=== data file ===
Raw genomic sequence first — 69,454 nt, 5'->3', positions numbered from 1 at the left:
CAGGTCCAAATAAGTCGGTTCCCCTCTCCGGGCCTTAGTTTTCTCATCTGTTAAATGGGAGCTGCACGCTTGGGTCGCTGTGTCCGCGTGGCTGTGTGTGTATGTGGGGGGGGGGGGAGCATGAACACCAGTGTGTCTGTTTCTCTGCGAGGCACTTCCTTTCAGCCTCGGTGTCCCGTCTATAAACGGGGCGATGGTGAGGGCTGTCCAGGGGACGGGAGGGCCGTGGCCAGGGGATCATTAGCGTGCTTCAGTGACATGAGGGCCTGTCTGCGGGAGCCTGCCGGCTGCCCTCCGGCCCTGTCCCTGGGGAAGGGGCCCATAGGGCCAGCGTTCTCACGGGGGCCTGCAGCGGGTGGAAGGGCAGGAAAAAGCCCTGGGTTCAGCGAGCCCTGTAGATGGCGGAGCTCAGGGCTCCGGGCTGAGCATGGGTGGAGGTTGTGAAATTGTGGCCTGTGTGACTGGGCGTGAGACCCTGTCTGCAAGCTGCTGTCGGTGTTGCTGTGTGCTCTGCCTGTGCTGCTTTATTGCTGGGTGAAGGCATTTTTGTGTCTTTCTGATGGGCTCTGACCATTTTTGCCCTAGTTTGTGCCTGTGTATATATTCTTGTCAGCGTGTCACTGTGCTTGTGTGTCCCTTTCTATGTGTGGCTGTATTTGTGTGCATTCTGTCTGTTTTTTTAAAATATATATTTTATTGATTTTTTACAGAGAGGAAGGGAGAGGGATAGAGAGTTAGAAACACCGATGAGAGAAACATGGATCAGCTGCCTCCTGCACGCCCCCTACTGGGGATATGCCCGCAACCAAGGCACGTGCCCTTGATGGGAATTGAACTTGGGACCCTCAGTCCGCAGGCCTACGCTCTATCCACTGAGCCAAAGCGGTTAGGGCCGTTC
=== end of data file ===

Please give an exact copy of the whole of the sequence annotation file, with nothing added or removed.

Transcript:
Raw genomic sequence first — 69,454 nt, 5'->3', positions numbered from 1 at the left:
CAGGTCCAAATAAGTCGGTTCCCCTCTCCGGGCCTTAGTTTTCTCATCTGTTAAATGGGAGCTGCACGCTTGGGTCGCTGTGTCCGCGTGGCTGTGTGTGTATGTGGGGGGGGGGGGAGCATGAACACCAGTGTGTCTGTTTCTCTGCGAGGCACTTCCTTTCAGCCTCGGTGTCCCGTCTATAAACGGGGCGATGGTGAGGGCTGTCCAGGGGACGGGAGGGCCGTGGCCAGGGGATCATTAGCGTGCTTCAGTGACATGAGGGCCTGTCTGCGGGAGCCTGCCGGCTGCCCTCCGGCCCTGTCCCTGGGGAAGGGGCCCATAGGGCCAGCGTTCTCACGGGGGCCTGCAGCGGGTGGAAGGGCAGGAAAAAGCCCTGGGTTCAGCGAGCCCTGTAGATGGCGGAGCTCAGGGCTCCGGGCTGAGCATGGGTGGAGGTTGTGAAATTGTGGCCTGTGTGACTGGGCGTGAGACCCTGTCTGCAAGCTGCTGTCGGTGTTGCTGTGTGCTCTGCCTGTGCTGCTTTATTGCTGGGTGAAGGCATTTTTGTGTCTTTCTGATGGGCTCTGACCATTTTTGCCCTAGTTTGTGCCTGTGTATATATTCTTGTCAGCGTGTCACTGTGCTTGTGTGTCCCTTTCTATGTGTGGCTGTATTTGTGTGCATTCTGTCTGTTTTTTTAAAATATATATTTTATTGATTTTTTACAGAGAGGAAGGGAGAGGGATAGAGAGTTAGAAACACCGATGAGAGAAACATGGATCAGCTGCCTCCTGCACGCCCCCTACTGGGGATATGCCCGCAACCAAGGCACGTGCCCTTGATGGGAATTGAACTTGGGACCCTCAGTCCGCAGGCCTACGCTCTATCCACTGAGCCAAAGCGGTTAGGGCCGTTC